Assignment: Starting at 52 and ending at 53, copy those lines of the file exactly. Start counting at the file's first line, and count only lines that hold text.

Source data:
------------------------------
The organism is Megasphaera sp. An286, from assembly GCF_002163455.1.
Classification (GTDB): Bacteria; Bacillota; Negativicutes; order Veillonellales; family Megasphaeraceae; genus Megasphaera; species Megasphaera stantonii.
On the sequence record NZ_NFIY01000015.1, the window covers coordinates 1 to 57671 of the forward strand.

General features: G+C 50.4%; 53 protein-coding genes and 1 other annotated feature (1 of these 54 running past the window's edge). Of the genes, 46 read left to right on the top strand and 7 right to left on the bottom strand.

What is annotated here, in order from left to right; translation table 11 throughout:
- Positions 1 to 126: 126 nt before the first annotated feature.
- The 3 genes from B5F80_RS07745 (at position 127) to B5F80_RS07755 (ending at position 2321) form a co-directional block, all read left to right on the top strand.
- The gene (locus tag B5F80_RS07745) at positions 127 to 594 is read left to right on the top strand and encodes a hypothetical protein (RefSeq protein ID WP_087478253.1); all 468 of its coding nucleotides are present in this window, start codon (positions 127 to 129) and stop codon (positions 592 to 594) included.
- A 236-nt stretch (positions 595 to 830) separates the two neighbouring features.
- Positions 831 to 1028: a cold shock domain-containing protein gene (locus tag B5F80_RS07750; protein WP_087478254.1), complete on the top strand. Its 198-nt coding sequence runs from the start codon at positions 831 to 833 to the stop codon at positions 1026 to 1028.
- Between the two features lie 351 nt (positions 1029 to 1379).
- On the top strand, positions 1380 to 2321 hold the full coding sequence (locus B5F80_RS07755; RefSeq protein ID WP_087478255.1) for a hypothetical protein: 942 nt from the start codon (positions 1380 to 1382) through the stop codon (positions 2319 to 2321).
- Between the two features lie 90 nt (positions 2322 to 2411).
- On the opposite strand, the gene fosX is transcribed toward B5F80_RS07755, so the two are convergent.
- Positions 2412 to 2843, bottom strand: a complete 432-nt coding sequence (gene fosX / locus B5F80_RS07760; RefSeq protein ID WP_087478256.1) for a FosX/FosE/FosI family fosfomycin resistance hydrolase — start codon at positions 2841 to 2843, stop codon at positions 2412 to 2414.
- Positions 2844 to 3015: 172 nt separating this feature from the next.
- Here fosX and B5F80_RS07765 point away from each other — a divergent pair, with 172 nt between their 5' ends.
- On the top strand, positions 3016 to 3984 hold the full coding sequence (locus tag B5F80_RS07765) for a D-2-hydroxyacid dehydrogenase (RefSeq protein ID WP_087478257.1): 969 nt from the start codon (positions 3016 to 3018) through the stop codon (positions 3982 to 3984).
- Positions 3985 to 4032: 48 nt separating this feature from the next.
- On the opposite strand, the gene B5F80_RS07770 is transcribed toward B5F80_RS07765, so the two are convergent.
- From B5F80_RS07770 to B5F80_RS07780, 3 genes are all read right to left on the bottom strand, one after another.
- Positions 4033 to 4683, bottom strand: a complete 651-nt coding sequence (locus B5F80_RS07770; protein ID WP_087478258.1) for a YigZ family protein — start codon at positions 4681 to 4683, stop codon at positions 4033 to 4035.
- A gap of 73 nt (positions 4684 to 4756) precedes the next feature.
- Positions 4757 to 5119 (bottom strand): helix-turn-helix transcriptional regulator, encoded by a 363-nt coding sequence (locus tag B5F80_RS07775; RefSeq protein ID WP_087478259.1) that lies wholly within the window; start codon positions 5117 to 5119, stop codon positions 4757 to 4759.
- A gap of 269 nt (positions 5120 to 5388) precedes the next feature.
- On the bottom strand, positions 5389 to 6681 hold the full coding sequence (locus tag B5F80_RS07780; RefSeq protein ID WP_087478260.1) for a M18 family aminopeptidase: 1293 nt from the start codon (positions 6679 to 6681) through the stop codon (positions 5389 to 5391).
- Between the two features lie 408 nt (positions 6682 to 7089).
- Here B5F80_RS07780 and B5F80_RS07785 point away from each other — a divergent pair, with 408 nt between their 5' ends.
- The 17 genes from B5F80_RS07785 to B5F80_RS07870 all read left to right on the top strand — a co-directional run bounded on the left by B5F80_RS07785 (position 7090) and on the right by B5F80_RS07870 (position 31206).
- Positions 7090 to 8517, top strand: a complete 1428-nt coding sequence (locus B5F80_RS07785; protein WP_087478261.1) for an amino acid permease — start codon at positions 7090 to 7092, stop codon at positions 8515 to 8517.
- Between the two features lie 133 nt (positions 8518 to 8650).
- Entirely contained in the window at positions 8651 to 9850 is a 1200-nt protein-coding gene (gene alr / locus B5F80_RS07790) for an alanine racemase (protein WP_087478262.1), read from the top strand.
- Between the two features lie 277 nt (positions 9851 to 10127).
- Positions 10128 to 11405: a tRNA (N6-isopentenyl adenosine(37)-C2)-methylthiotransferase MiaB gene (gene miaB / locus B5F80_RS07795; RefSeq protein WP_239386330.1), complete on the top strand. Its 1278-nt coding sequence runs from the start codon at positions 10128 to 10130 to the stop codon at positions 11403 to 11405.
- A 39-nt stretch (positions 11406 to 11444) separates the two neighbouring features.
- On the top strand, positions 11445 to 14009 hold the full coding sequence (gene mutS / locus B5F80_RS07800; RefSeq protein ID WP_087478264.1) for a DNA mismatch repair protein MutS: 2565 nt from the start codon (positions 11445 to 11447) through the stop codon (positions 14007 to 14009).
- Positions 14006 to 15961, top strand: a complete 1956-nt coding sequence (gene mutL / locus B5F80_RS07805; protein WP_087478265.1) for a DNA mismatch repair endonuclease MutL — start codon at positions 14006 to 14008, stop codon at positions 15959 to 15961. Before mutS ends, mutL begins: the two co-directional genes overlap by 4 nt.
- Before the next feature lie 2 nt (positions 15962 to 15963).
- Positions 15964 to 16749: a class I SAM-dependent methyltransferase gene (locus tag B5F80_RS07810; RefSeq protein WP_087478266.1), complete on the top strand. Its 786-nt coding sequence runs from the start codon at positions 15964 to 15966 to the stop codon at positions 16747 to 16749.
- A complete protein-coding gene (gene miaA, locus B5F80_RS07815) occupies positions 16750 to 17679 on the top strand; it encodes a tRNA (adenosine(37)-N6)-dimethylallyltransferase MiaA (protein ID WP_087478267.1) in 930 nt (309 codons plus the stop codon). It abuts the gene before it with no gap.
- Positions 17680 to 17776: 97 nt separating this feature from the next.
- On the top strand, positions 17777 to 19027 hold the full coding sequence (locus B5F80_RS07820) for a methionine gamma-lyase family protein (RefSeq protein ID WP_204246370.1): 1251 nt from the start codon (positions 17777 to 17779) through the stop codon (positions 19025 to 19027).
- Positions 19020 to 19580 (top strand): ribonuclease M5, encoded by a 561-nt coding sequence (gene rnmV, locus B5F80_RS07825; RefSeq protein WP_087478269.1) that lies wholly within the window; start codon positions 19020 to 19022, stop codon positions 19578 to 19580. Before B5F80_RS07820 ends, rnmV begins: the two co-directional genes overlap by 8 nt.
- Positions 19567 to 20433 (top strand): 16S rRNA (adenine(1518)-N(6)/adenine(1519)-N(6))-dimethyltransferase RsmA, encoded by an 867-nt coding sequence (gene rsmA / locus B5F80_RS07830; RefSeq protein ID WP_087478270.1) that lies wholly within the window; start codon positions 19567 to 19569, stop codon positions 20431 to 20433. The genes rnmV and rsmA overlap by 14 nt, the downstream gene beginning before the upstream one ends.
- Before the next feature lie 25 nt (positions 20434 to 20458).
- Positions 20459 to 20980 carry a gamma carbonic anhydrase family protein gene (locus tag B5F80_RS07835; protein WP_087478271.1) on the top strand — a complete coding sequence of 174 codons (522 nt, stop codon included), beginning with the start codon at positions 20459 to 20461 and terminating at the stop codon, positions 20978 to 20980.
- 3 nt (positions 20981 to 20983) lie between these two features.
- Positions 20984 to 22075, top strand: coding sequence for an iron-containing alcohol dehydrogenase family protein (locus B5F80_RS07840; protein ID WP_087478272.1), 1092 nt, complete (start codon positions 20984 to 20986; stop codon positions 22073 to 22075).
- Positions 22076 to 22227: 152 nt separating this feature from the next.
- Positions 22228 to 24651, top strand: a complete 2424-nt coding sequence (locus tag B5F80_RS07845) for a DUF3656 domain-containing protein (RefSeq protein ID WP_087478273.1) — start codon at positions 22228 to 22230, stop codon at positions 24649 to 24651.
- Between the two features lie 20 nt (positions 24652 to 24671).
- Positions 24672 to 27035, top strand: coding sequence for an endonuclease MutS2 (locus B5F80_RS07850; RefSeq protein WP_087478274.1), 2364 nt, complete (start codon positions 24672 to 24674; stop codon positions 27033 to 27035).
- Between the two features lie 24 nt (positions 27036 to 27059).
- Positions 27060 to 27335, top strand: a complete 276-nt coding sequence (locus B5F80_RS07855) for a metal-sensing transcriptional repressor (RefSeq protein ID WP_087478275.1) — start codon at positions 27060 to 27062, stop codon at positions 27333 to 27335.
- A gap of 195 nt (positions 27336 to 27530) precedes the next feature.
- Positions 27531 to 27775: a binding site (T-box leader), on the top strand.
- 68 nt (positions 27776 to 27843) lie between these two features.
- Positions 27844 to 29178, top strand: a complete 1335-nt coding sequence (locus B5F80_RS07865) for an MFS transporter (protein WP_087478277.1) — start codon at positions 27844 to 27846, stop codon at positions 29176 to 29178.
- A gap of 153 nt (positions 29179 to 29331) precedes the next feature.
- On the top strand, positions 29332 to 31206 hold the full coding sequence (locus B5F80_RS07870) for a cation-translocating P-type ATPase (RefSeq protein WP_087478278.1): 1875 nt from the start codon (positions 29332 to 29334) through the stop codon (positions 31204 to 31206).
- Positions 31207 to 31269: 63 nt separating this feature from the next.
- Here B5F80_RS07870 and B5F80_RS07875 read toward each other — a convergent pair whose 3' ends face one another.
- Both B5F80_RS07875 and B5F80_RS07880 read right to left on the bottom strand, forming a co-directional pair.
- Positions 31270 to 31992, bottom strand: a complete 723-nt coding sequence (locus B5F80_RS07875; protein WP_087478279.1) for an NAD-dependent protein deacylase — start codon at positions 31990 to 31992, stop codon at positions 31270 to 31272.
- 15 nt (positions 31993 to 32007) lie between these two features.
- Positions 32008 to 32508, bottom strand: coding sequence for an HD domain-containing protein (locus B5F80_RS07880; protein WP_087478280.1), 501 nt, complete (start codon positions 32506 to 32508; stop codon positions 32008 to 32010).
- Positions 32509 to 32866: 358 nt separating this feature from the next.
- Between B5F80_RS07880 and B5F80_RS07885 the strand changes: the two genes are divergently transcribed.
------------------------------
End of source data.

- Positions 24672 to 27035, top strand: coding sequence for an endonuclease MutS2 (locus B5F80_RS07850; RefSeq protein WP_087478274.1), 2364 nt, complete (start codon positions 24672 to 24674; stop codon positions 27033 to 27035).
- Between the two features lie 24 nt (positions 27036 to 27059).